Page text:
Concluding Thoughts

Overall, minimalism is a unique aesthetic because of its timeless nature, and its application to both digital and physical design mediums. At the same time, minimalism is also considered as a lifestyle, and can be applied to improve our daily lives.


Article Sources (in order of appearance): 

Minimalist Graphic Design – Tactica 

History of Minimalism in Design – Medium UX Design Bootcamp

The Benefits of Minimalist Design in Branding – LinkedIn 

What is Minimalist Design? – Design Shack 

The Benefits and Limitations of Minimalism in Website Design – Entrepreneur

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6 Comments. Leave new

  • Hi Hailey,
    One aspect of minimalism which I love (and forgot about while writing my post) are maps in minimalism. You put an image of the NY Subway System which has very interesting ties to minimalism. From what I understand, it evolved through the desire for more efficient ways to produce a map of transit systems and that the idea originally came from an electrical engineer who redrew the maps for London’s Underground Tube. (

    This also began to remind me of ski resort maps, many of which are drawn by James Niehues. These maps also follow the minimalist aesthetic; they are simple, easy to read, and always in a similar style.

    I would love to hear some more of your thoughts related to the subway/transit maps or ski maps if you have any. I think they are a very aspect of minimalism which has worked its way into many people’s lives.

    • Hi! I’m glad I reminded you of minimalism as it pertains to maps! I really enjoyed digging into the NY subway system example because it’s a powerful example of how useful minimalism can be in helping the public understand complex topics! I’ll also definitely look into ski maps — I hadn’t considered them in my original post, but I’m excited to learn more about maps and minimalism!

  • Ari Matrajt Frid
    January 24, 2024 5:05 pm

    Hi Hailey, I really like this aesthetic and the way you captured it in your piece. I always liked the New York subway design and I didn’t know it was part of the minimalist aesthetic. I think your post would benefit from an example of current minimalism design, to compare with previous iterations of the movement. However, I think your post is very clean and well-organized, so great job!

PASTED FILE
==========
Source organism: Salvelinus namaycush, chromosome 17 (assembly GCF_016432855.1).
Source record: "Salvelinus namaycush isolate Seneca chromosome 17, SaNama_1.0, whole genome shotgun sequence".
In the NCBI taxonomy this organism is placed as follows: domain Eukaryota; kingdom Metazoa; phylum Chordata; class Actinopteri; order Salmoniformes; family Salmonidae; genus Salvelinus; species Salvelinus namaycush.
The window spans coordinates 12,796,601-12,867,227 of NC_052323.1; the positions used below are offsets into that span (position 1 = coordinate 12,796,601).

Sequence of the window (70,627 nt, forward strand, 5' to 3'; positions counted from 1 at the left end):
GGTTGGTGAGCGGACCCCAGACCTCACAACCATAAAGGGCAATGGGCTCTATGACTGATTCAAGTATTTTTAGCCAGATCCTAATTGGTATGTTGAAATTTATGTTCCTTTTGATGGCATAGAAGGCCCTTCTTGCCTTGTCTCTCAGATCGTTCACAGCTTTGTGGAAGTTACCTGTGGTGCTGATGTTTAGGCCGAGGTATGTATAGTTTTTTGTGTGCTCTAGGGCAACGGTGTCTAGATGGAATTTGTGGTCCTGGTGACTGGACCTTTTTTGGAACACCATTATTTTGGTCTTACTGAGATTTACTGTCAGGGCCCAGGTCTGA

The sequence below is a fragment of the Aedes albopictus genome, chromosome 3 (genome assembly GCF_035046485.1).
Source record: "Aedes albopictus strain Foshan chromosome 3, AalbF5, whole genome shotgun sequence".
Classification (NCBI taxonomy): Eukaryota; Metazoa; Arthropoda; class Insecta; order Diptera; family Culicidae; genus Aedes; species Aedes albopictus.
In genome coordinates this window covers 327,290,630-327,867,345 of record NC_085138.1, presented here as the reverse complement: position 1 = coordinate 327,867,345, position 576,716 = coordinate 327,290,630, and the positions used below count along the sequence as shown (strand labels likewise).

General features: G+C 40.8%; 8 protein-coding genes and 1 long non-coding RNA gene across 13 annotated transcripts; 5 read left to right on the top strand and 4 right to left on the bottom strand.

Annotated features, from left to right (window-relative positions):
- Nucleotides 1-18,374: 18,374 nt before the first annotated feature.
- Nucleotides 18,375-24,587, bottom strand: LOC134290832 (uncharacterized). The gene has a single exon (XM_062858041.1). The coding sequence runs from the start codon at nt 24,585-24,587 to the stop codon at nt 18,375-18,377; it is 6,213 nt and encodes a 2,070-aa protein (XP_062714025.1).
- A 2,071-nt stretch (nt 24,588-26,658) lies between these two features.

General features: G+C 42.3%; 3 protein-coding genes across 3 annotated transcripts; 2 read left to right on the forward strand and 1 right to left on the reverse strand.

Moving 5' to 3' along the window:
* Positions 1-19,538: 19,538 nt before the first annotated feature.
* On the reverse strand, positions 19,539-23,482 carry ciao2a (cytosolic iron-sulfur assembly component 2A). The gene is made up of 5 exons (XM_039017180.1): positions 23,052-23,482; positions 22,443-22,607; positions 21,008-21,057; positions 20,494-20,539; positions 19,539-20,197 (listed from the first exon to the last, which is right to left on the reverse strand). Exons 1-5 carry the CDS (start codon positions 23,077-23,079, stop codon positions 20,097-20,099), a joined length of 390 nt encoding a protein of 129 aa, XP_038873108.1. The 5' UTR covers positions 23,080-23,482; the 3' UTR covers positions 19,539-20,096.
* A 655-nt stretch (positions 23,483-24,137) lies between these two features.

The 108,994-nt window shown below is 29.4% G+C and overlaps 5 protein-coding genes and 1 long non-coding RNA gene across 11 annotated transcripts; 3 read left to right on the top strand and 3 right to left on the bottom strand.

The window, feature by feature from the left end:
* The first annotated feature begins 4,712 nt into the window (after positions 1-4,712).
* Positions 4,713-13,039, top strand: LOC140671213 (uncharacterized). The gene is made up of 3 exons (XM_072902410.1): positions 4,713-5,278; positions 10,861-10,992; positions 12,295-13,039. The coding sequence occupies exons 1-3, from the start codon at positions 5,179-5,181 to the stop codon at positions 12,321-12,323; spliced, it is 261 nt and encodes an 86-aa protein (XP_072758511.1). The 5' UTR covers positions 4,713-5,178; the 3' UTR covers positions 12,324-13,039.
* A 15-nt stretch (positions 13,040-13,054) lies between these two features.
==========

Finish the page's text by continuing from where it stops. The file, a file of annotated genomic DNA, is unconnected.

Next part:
• Hi! I’m glad to have introduced you to the minimalism aesthetic concerning transit maps. I think that in the present-day, minimalism is a huge movement and is displayed by most corporations/visuals. In fact, the over-saturation of minimalism might even be a problem… I’ll definitely be looking more into that, thanks for bringing it to my attention!

  • I really appreciated the design of your post, it was very aesthetically pleasing to read, and flowed nicely. It was also very informative, and the details included regarding the birth of minimalism were very interesting to hear about! I will add that the choice of the third and fourth pictures don’t seem to fit the minimalism aesthetic, so I would like to hear more about why you decided to choose those two pictures.

    • Hi! Thank you for the compliment on the design of my post! I enjoyed looking into the advent and popularization of the minimalism aesthetic — I definitely learned a lot from my research!

      I’d also argue that the third and fourth pictures absolutely represent the minimalism aesthetic. The Manhatten map is a popular map/story that you should look into. Also, the teacup set is an example of a “minimalized” design. Let me know if you have any more thoughts on this!